Tastes of Tokyo: A 3-Day Culinary Itinerary

Lily Crossley-Baxter

Some people are all about the sights, some people are all about the history, and some people are all about the food. If the last option sounds familiar, then this is the perfect Tokyo food guide for you: it’s time to explore the culinary capital of the world!

tokyo food guide culinary itinerary
Photo by Michael Saechang used under CC

With over 160,000 restaurants and more Michelin stars than any city in the world, Tokyo is a Mecca for foodies, and rightly so. The best part though, is that anyone can enjoy amazing food without spending a fortune. Michelin-star food for ¥1,000? Easy. Fresh-from-the-market sushi sliced and served to you by world-class sushi masters? Done. Want to try freshly grown wasabi or expertly brewed sake? Come right this way! Tokyo does food, and it does it well, so with 3 days in the city and the goal to eat and drink as much as possible, here’s our idea of a good time in Tokyo.

Not every foodie is the same, and while there are some pretty common food-based bucket-list items (Michelin star meals, sushi and vending machines for example) everything isn’t for everyone—because that would be boring. This itinerary has crammed as wide a variety of culinary experiences into one trip as possible, but is by no means exhaustive and is not a one-size-fits-all approach. Have a read, see what you like, and adapt it to suit your pallet, wallet and time frame. We’ve split the days up into a simple framework, with morning for exploring, lunch, afternoon activity slot, dinner and evening wandering—so you can pick and choose from the suggestions or add in your own bits to create your perfect break.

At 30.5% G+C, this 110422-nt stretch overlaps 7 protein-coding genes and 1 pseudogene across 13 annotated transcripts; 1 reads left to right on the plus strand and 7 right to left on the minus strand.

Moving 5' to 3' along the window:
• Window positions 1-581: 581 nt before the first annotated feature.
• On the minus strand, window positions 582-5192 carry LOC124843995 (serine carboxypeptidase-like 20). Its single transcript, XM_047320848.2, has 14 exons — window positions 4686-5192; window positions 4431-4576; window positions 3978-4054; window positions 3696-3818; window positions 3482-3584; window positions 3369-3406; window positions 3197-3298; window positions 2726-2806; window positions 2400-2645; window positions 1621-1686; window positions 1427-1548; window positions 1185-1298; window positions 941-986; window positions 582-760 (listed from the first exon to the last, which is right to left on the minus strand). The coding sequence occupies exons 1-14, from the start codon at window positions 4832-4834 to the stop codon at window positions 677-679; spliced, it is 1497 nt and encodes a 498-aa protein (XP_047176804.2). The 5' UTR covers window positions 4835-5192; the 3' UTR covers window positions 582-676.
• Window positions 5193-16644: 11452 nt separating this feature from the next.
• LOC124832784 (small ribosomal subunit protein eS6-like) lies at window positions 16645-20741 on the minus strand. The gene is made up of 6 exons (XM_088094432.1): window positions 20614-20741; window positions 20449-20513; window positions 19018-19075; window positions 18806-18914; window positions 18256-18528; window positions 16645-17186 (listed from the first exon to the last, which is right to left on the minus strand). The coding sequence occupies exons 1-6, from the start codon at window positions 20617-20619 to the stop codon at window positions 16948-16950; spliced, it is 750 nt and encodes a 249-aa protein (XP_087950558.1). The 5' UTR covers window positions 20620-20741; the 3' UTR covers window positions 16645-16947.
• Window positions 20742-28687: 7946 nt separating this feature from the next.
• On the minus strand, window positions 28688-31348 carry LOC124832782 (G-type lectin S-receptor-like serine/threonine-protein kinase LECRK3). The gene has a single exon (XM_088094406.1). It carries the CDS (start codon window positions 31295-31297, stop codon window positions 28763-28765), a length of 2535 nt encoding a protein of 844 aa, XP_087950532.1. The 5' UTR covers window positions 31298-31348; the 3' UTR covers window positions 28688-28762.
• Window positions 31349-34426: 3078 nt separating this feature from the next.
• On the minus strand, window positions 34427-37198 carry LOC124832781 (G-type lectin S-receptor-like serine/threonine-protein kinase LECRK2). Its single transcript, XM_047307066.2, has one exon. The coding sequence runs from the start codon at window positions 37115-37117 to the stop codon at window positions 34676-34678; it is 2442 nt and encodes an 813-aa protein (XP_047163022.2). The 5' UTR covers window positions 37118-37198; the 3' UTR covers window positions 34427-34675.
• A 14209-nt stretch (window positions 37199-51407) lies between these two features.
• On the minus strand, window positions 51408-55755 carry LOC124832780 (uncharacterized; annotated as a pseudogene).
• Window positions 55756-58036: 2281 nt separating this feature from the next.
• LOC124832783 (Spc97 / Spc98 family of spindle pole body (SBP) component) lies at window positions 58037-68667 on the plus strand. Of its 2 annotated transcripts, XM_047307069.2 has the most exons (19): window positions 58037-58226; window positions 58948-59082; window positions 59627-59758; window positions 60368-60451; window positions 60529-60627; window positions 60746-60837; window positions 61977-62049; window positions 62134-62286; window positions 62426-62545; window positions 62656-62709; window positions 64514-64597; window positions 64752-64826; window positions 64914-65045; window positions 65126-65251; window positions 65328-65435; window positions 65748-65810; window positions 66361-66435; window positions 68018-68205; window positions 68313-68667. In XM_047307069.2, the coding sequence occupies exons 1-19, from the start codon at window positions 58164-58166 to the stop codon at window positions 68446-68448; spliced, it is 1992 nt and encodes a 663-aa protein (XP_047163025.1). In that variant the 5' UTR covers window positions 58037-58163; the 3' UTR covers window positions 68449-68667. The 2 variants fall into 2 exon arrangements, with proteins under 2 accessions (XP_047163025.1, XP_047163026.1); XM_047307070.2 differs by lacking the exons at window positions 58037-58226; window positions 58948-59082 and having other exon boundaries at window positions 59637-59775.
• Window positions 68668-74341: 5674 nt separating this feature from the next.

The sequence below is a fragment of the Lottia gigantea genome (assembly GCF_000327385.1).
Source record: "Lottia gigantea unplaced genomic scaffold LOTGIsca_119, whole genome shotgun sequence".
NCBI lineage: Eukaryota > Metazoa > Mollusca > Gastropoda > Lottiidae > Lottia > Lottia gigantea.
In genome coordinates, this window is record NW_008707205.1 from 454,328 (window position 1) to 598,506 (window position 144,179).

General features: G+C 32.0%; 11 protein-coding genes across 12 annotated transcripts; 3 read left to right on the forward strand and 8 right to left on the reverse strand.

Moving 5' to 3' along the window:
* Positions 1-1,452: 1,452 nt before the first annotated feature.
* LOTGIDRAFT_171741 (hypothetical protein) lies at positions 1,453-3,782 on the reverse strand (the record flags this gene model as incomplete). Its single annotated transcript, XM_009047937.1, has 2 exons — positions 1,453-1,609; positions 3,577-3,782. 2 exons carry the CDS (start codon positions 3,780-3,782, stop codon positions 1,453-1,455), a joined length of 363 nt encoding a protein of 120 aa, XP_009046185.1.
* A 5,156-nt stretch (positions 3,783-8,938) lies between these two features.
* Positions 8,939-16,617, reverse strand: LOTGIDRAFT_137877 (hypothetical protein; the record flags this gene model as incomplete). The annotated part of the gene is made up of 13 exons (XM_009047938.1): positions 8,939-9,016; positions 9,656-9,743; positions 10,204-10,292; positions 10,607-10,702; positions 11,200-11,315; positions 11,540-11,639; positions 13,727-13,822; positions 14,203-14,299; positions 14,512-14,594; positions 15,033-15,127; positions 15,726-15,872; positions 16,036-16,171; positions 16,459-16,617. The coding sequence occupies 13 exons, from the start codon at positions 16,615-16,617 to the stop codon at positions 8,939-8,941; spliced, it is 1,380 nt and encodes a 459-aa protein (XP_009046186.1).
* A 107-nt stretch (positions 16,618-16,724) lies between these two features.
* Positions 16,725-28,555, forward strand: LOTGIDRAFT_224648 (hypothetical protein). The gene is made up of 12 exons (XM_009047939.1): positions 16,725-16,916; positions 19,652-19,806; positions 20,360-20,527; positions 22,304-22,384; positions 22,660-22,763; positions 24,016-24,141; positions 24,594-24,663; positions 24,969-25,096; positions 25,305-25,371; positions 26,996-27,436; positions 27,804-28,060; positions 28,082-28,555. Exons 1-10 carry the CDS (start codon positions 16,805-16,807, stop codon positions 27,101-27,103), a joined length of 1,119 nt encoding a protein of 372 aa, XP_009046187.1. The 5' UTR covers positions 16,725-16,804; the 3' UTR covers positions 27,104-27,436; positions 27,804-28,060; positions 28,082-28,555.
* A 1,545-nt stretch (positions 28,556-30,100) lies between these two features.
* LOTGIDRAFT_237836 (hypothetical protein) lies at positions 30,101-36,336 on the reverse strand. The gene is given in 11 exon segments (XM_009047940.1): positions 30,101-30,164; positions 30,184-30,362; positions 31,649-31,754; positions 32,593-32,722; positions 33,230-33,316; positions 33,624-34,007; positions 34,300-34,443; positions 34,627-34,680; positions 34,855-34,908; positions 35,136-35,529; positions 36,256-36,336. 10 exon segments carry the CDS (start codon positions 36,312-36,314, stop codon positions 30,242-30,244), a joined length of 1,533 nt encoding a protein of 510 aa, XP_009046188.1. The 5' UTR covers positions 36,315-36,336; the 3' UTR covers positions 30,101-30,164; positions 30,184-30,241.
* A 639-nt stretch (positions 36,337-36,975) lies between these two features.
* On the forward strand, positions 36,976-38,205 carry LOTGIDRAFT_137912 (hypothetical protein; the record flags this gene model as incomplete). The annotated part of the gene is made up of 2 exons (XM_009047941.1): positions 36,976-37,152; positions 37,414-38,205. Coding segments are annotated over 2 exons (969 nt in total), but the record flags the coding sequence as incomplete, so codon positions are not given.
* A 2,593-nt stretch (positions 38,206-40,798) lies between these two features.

Day 1

Asakusa  |  Kitchen Town  |  Michelin Sushi |  Tea Ceremony  |  Tsukishima Monjayaki

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tokyo food guide culinary itinerary
Photo by City Foodsters used under CC

Morning sightseeing: Asakusa for snacks and Sensoji, then onto Kitchen Town

You can’t miss the most famous sight in Tokyo, but just as a little extra encouragement, Asakusa also has plenty of delicious sweet treats to try while you wander. Sensoji is impressive, there’s no denying it, and the view back down Nakamise Street towards Kaminarimon gate is possibly even better, with yukata-clad couples and brightly colored stalls selling delicious street food too.

As well as festival favorites you can try the traditional sweets such as ningyo-yakismall cakes with red bean paste, custard or sweet potato inside.

There’s also the most delicious melon pan in Tokyo right around the corner at Kagetsudo, which has been serving freshly baked sweet bread (not a sweetbread, don’t panic, but not melon either) since 1945.

If you’re a matcha (green tea) lover, you can try the richest matcha in Japan over at Suzukien, a tea shop who have matcha-d up (sorrynotsorry) with gelato makers Nanaya from Shizuoka.

Once you’re done wandering and sating that sweet tooth, you can head up to Kappabashi Street—aka Kitchen Town. A shopping district between Asakusa and Ueno with everything you could even need for a kitchen, it is the home of high-quality Japanese knives and those famous plastic food models. You can pick up some souvenirs or gifts from the stores or make them yourself—food model store Ganso Shokuhin Sample has sessions where you can make your own wax display food (reservations required). For those with less time and smaller suitcases, there are great souvenirs to be had including chopsticks and bento boxes.